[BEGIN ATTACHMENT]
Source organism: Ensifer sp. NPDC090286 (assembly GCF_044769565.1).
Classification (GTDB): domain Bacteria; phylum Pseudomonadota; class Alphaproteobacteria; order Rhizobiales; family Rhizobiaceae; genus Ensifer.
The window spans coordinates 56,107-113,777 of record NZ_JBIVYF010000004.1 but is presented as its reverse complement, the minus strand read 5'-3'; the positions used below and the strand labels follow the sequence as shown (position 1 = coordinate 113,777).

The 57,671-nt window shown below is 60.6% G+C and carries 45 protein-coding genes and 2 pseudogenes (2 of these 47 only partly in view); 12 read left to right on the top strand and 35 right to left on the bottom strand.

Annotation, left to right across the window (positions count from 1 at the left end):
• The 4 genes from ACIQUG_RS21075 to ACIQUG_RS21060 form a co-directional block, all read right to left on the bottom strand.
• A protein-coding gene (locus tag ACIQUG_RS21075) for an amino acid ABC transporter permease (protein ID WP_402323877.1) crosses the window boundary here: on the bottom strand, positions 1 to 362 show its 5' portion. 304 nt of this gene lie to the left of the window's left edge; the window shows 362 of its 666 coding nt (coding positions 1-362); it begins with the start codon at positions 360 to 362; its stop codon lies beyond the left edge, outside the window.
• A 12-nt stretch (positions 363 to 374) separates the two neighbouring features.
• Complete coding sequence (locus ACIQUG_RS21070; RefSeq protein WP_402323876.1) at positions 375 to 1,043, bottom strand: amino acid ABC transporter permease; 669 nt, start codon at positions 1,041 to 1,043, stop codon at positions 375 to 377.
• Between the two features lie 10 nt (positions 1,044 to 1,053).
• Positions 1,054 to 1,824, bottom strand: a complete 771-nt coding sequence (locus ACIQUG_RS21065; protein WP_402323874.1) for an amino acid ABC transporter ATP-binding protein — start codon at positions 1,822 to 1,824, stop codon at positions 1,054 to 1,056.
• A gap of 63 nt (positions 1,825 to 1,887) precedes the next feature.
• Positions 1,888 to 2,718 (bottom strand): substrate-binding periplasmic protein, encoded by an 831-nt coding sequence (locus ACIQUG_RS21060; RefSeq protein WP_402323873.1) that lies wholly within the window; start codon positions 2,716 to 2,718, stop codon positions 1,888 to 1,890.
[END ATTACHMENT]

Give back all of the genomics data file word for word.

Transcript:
Source organism: Ensifer sp. NPDC090286 (assembly GCF_044769565.1).
Classification (GTDB): domain Bacteria; phylum Pseudomonadota; class Alphaproteobacteria; order Rhizobiales; family Rhizobiaceae; genus Ensifer.
The window spans coordinates 56,107-113,777 of record NZ_JBIVYF010000004.1 but is presented as its reverse complement, the minus strand read 5'-3'; the positions used below and the strand labels follow the sequence as shown (position 1 = coordinate 113,777).

The 57,671-nt window shown below is 60.6% G+C and carries 45 protein-coding genes and 2 pseudogenes (2 of these 47 only partly in view); 12 read left to right on the top strand and 35 right to left on the bottom strand.

Annotation, left to right across the window (positions count from 1 at the left end):
• The 4 genes from ACIQUG_RS21075 to ACIQUG_RS21060 form a co-directional block, all read right to left on the bottom strand.
• A protein-coding gene (locus tag ACIQUG_RS21075) for an amino acid ABC transporter permease (protein ID WP_402323877.1) crosses the window boundary here: on the bottom strand, positions 1 to 362 show its 5' portion. 304 nt of this gene lie to the left of the window's left edge; the window shows 362 of its 666 coding nt (coding positions 1-362); it begins with the start codon at positions 360 to 362; its stop codon lies beyond the left edge, outside the window.
• A 12-nt stretch (positions 363 to 374) separates the two neighbouring features.
• Complete coding sequence (locus ACIQUG_RS21070; RefSeq protein WP_402323876.1) at positions 375 to 1,043, bottom strand: amino acid ABC transporter permease; 669 nt, start codon at positions 1,041 to 1,043, stop codon at positions 375 to 377.
• Between the two features lie 10 nt (positions 1,044 to 1,053).
• Positions 1,054 to 1,824, bottom strand: a complete 771-nt coding sequence (locus ACIQUG_RS21065; protein WP_402323874.1) for an amino acid ABC transporter ATP-binding protein — start codon at positions 1,822 to 1,824, stop codon at positions 1,054 to 1,056.
• A gap of 63 nt (positions 1,825 to 1,887) precedes the next feature.
• Positions 1,888 to 2,718 (bottom strand): substrate-binding periplasmic protein, encoded by an 831-nt coding sequence (locus ACIQUG_RS21060; RefSeq protein WP_402323873.1) that lies wholly within the window; start codon positions 2,716 to 2,718, stop codon positions 1,888 to 1,890.